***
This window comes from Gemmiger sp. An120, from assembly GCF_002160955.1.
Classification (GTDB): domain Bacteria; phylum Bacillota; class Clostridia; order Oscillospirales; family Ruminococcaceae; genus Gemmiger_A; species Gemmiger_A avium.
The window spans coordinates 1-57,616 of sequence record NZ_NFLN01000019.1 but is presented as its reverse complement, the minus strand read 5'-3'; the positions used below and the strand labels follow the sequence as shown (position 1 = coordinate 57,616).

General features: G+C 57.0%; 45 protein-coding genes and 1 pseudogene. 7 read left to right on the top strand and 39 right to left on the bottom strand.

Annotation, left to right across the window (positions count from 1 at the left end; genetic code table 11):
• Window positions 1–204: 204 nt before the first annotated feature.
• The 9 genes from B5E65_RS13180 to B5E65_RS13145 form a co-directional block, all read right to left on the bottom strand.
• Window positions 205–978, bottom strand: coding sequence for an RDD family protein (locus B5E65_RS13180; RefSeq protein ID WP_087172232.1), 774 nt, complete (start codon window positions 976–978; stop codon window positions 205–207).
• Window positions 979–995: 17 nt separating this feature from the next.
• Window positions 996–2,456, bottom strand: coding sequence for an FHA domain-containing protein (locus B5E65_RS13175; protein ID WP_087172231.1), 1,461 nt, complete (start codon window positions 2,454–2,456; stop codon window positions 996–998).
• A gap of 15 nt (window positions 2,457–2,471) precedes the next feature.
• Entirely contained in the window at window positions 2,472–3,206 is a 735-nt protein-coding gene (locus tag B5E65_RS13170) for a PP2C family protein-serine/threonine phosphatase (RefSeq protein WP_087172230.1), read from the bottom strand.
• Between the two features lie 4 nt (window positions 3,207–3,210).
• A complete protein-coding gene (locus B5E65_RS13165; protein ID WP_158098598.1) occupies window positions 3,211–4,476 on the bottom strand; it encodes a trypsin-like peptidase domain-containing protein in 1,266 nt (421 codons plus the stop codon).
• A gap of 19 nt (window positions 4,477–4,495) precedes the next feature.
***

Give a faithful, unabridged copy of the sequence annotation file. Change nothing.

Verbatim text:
This window comes from Gemmiger sp. An120, from assembly GCF_002160955.1.
Classification (GTDB): domain Bacteria; phylum Bacillota; class Clostridia; order Oscillospirales; family Ruminococcaceae; genus Gemmiger_A; species Gemmiger_A avium.
The window spans coordinates 1-57,616 of sequence record NZ_NFLN01000019.1 but is presented as its reverse complement, the minus strand read 5'-3'; the positions used below and the strand labels follow the sequence as shown (position 1 = coordinate 57,616).

General features: G+C 57.0%; 45 protein-coding genes and 1 pseudogene. 7 read left to right on the top strand and 39 right to left on the bottom strand.

Annotation, left to right across the window (positions count from 1 at the left end; genetic code table 11):
• Window positions 1–204: 204 nt before the first annotated feature.
• The 9 genes from B5E65_RS13180 to B5E65_RS13145 form a co-directional block, all read right to left on the bottom strand.
• Window positions 205–978, bottom strand: coding sequence for an RDD family protein (locus B5E65_RS13180; RefSeq protein ID WP_087172232.1), 774 nt, complete (start codon window positions 976–978; stop codon window positions 205–207).
• Window positions 979–995: 17 nt separating this feature from the next.
• Window positions 996–2,456, bottom strand: coding sequence for an FHA domain-containing protein (locus B5E65_RS13175; protein ID WP_087172231.1), 1,461 nt, complete (start codon window positions 2,454–2,456; stop codon window positions 996–998).
• A gap of 15 nt (window positions 2,457–2,471) precedes the next feature.
• Entirely contained in the window at window positions 2,472–3,206 is a 735-nt protein-coding gene (locus tag B5E65_RS13170) for a PP2C family protein-serine/threonine phosphatase (RefSeq protein WP_087172230.1), read from the bottom strand.
• Between the two features lie 4 nt (window positions 3,207–3,210).
• A complete protein-coding gene (locus B5E65_RS13165; protein ID WP_158098598.1) occupies window positions 3,211–4,476 on the bottom strand; it encodes a trypsin-like peptidase domain-containing protein in 1,266 nt (421 codons plus the stop codon).
• A gap of 19 nt (window positions 4,477–4,495) precedes the next feature.